Poetry Madness
 
 

Recently Viewed clear list


Interviews | April 8, 2014

Shawn Donley: IMG Gabrielle Zevin: The Powells.com Interview



Gabrielle ZevinThe American Booksellers Association collects nominations from bookstores all over the country for favorite forthcoming titles. The Storied Life of... Continue »
  1. $17.47 Sale Hardcover add to wish list

    The Storied Life of A. J. Fikry

    Gabrielle Zevin 9781616203214

spacer
Qualifying orders ship free.
$15.50
Used Hardcover
Ships in 1 to 3 days
Add to Wishlist
Qty Store Section
1 Beaverton Sports and Fitness- Running

More copies of this ISBN

The Perfect Mile: Three Athletes, One Goal, and Less Than Four Minutes to Achieve It

by

The Perfect Mile: Three Athletes, One Goal, and Less Than Four Minutes to Achieve It Cover

ISBN13: 9780618391127
ISBN10: 0618391126
Condition: Standard
Dustjacket: Standard
All Product Details

Only 1 left in stock at $15.50!

 

Review-A-Day

"In the extraordinary tale of three long-distance runners who sought to break the four-minute-mile, Neal Bascomb constructs a narrative that's so exhaustively researched it reads like a piece of detective work....Bascomb has written a tremendously absorbing human drama that will put you in awe of these men, and leave you longing for the pre-steroids era, when resolve and steely will were all that mattered." Adrienne Miller, Esquire (read the entire Esquire review)

Synopses & Reviews

Publisher Comments:

There was a time when running the mile in four minutes was the elusive holy grail, believed to be beyond the limits of human speed. In 1952, after suffering defeat at the Helsinki Olympics, three world-class runners set out individually to break that barrier. Roger Bannister was a young English medical student who epitomized the ideal of the amateur — driven not just by winning but by the nobility of the pursuit. John Landy was the privileged son of a genteel Australian family, who as a boy preferred butterfly collecting to running but who trained relentlessly in an almost spiritual attempt to achieve this singular task. Then there was Wes Santee, the swaggering American, a Kansas farm boy who was a natural athlete and who believed he was just plain better than everybody else.

Santee was the first to throw down the gauntlet in what would become a three-way race of body, heart, and soul. Each young man endured thousands of hours of training, bore the weight of his nation's expectations on his shoulders, and still dared to push his very limits. Their collective quest captivated the world and stole headlines from the Korean War, the atomic race, and such legendary figures as Edmund Hillary, Willie Mays, Native Dancer, and Ben Hogan. Who would be the first to achieve the unachievable? And who among them would be the best when they went head to head?

In the tradition of Seabiscuit and Chariots of Fire, Neal Bascomb delivers a breathtaking story of unlikely heroes and leaves us with a lasting portrait of the twilight years of the golden age of sport.

Review:

"The attempt by three men in the 1950s to become the first to run the mile in less than four minutes is a classic 20th-century sports story. Bascomb's excellent account captures all of the human drama and competitive excitement of this legendary racing event. It helps that the story and its characters are so engaging to begin with. The three rivals span the globe: England's Roger Bannister, who combines the rigors of athletic training with the 'grueling life of a medical student'; Australia's John Landy, 'driven by a demand to push himself to the limit'; and Wes Santee from the U.S., a brilliant strategic runner who became the 'victim' of the '[h]ypocrisy and unchecked power' of the Amateur Athletic Union (AAU). Although Bannister broke the record before Landy, Landy soon broke Bannister's record, and the climax of the book is a long and superb account of the race between the two men at the Empire Games in Vancouver on August 7, 1954. Bascomb provides the essential details of this 'Dream Race' — which was heard over the radio by 100 million people — while Santee, who may have been able to beat both of them, was forced by AAU restrictions to participate only as a broadcast announcer. Bascomb definitively shows how this perfect race not only was a 'defining moment in the history of the mile — and of sport as well,' but also how it reveals 'a sporting world in transition' from amateurism to professionalism. (Apr.) Forecast: With Bascomb's narrative skills, it's no surprise that movie rights have already been optioned — and by the team behind the Seabiscuit film." Publishers Weekly (Copyright 2004 Reed Business Information, Inc.)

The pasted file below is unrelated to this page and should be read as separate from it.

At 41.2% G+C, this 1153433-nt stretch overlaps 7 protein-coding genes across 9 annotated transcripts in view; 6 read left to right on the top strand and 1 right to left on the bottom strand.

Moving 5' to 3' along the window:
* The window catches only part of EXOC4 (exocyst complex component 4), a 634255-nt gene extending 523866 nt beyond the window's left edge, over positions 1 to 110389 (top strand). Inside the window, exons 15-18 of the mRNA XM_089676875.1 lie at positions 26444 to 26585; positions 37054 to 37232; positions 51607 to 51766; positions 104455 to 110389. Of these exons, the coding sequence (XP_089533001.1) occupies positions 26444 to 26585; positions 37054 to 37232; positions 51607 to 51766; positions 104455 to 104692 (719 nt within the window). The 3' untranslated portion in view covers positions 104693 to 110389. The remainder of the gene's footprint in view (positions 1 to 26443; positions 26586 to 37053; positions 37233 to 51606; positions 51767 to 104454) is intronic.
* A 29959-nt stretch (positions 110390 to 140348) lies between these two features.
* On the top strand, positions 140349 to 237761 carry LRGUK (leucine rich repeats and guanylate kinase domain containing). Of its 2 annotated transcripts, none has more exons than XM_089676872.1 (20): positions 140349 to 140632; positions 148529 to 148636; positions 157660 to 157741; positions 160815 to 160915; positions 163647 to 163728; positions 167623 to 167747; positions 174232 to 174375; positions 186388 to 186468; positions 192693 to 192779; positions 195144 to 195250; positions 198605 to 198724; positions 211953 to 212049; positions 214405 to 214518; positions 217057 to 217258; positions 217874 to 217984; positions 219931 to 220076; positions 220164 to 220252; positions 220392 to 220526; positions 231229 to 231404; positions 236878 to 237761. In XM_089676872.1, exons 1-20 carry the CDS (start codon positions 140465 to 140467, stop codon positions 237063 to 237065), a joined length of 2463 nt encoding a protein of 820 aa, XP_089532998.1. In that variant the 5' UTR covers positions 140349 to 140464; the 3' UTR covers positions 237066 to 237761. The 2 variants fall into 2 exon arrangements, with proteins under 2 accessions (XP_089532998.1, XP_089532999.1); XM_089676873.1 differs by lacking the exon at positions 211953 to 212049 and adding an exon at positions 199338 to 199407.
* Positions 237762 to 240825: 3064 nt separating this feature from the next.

Review:

"[A] rare literary win. In finding the right balance of humanity and a sense of immediacy along each training run and at every record attempt, Bascomb has penned a sports tribute book that transcends the genre." Oregonian

Review:

"It was Bannister...who won the race to crack the four-minute wall. How he did so is a dramatic story, and Bascomb tells it well." Washington Post

Review:

"Where Bascomb's meticulous approach and evocative style pay dividends is in his sketching of the backgrounds of the three runners." New York Times

Review:

"This is an engaging tale that features detailed notes for each chapter, plus...black-and-white photos." Library Journal

Synopsis:

In the tradition of Seabiscuit, Bascomb delivers a breathtaking story of unlikely heroes and leaves readers with a lasting portrait of the twilight years of the golden age of sport.

Synopsis:

For fans of The Perfect Mile and Born to Run, a riveting, three-pronged narrative about the golden era of running in America—the 1970s—as seen through the fascinating lives and careers of running greats, Frank Shorter, Bill Rodgers, and Alberto Salazar.

About the Author

Neal Bascomb is the author of Higher: A Historic Race to the Sky and The Making of a City. A former editor and journalist, he has appeared in documentaries on A&E and the History Channel. Foreign rights to The Perfect Mile have been sold in Britain and Japan, and motion picture rights have been optioned by Universal, Spyglass, and Kennedy-Marshall, the team behind the movie Seabiscuit.